humanized amidst his debauchery, laughed at the terror which his furious
declamation excited, and might be approached with safety like the
Maelstrom at the turn of tide. His profusion was indulged to an extent
hazardous to his popularity, for the populace are jealous of a lavish
expenditure, as raising their favourites too much above their own
degree; and the charge of peculation finds always ready credit with
them, when brought against public men.

Robespierre possessed this advantage over Danton, that he did not seem
to seek for wealth, either for hoarding or expending, but lived in
strict and economical retirement, to justify the name of the
Incorruptible, with which he was honoured by his partisans. He appears
to have possessed little talent, saving a deep fund of hypocrisy,
considerable powers of sophistry, and a cold exaggerated strain of
oratory, as foreign to good taste, as the measures he recommended were
to ordinary humanity. It seemed wonderful, that even the seething and
boiling of the revolutionary cauldron should have sent up from the
bottom, and long supported on the surface, a thing so miserably void of
claims to public distinction; but Robespierre had to impose on the minds
of the vulgar, and he knew how to beguile them, by accommodating his
flattery to their passions and scale of understanding, and by acts of
cunning and hypocrisy, which weigh more with the multitude than the
words of eloquence, or the arguments of wisdom. The people listened as
to their Cicero, when he twanged out his apostrophes of Pauvre Peuple,
Peuple verteueux! and hastened to execute whatever came recommended by
such honied phrases, though devised by the worst of men for the worst
and most inhuman of purposes.

Vanity was Robespierre's ruling passion, and though his countenance was
the image of his mind, he was vain even of his personal appearance, and
never adopted the external habits of a sans culotte. Amongst his fellow
jacobins he was distinguished by the nicety with which his hair was
arranged and powdered; and the neatness of his dress was carefully
attended to, so as to counterbalance, if possible, the vulgarity of his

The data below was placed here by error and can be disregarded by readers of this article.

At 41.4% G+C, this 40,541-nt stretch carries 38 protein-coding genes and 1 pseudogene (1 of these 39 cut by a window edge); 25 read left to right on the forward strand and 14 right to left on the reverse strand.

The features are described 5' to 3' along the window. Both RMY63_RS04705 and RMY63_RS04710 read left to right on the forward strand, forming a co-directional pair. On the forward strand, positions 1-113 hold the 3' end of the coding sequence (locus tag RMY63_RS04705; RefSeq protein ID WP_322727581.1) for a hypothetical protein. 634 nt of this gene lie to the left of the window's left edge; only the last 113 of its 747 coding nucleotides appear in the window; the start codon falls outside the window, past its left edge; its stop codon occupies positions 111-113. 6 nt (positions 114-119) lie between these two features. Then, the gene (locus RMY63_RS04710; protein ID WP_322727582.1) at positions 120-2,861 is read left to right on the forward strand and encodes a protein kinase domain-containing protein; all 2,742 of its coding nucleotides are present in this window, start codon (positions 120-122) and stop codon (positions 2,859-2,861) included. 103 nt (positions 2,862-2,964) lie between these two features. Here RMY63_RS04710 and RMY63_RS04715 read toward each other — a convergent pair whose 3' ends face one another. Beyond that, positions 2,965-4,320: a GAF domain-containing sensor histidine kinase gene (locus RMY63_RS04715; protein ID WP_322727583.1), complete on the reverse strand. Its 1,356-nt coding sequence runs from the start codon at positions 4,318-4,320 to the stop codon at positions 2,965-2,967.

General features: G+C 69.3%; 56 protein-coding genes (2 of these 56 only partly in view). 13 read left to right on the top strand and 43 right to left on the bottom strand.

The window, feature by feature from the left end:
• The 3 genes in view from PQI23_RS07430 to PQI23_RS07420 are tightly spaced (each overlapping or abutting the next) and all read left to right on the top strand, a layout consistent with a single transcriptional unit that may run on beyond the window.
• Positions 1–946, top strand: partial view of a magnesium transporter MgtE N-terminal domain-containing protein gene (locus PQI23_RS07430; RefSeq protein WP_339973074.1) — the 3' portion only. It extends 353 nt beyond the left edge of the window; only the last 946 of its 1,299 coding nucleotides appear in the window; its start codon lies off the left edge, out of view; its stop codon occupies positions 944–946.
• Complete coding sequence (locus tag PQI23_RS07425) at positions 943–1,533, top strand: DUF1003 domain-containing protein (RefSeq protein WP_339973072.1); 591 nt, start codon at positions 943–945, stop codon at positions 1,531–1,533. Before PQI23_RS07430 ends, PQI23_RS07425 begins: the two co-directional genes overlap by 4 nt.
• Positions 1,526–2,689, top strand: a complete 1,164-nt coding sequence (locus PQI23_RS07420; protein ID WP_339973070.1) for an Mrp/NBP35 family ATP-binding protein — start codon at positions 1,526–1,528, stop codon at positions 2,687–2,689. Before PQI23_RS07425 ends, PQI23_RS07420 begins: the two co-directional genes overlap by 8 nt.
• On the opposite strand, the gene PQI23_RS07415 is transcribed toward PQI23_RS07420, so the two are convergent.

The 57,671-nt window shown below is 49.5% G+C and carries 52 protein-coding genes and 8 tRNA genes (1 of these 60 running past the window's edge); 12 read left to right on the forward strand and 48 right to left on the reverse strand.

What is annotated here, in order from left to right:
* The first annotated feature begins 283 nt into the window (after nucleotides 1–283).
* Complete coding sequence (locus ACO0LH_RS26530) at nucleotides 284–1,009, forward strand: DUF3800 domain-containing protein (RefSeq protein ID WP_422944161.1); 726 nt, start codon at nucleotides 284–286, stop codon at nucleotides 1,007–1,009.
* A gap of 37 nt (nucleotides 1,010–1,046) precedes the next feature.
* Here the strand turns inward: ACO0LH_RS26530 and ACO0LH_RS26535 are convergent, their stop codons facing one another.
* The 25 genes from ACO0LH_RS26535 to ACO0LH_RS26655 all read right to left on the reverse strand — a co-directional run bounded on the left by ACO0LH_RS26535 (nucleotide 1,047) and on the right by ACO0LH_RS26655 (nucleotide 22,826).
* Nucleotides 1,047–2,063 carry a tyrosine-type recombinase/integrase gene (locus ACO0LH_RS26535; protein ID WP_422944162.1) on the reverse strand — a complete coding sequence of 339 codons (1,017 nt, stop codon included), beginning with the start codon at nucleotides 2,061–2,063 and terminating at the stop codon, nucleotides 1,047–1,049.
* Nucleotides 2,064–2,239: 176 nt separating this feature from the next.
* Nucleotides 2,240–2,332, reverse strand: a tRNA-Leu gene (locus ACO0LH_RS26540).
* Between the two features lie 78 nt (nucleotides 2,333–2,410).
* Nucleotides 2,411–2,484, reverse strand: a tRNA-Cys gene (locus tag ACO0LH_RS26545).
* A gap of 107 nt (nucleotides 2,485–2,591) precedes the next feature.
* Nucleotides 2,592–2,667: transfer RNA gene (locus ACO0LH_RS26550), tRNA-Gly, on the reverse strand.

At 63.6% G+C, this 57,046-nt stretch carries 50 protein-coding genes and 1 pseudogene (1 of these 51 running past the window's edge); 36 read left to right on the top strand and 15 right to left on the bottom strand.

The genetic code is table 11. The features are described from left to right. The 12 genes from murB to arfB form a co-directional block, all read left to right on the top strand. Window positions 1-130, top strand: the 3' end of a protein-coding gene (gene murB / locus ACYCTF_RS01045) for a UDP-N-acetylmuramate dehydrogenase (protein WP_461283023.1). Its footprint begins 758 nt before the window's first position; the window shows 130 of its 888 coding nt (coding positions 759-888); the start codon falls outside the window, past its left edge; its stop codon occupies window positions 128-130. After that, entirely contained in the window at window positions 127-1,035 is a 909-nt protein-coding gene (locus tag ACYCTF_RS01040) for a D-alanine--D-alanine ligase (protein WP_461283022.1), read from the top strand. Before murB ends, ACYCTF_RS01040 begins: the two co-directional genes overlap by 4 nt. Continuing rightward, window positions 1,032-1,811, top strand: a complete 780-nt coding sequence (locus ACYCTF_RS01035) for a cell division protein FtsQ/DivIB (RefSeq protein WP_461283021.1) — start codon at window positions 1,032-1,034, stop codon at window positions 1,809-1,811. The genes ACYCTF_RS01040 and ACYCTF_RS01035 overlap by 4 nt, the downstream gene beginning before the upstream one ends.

person. His apartments, though small, were elegant, and vanity had
filled them with representations of the occupant. Robespierre's picture
at length hung in one place, his miniature in another, his bust occupied
a niche, and on the table were disposed a few medallions exhibiting his
head in profile. The vanity which all this indicated was of the coldest
and most selfish character, being such as considers neglect as insult,
and receives homage merely as a tribute; so that, while praise is
received without gratitude, it is withheld at the risk of mortal hate.
Self-love of this dangerous character is closely allied with envy, and
Robespierre was one of the most envious and vindictive men that ever
lived. He never was known to pardon any opposition, affront, or even
rivalry; and to be marked in his tablets on such an account was a sure,
though perhaps not an immediate sentence of death. Danton was a hero,
compared with this cold, calculating, creeping miscreant; for his
passions, though exaggerated, had at least some touch of humanity, and
his brutal ferocity was supported by brutal courage. Robespierre was a
coward, who signed death-warrants with a hand that shook, though his
heart was relentless. He possessed no passions on which to charge his
crimes; they were perpetrated in cold blood, and upon mature
deliberation.

Marat, the third of this infernal triumvirate, had attracted the
attention of the lower orders, by the violence of his sentiments in the
journal which he conducted from the commencement of the revolution, upon
such principles that it took the lead in forwarding its successive
changes. His political exhortations began and ended like the howl of a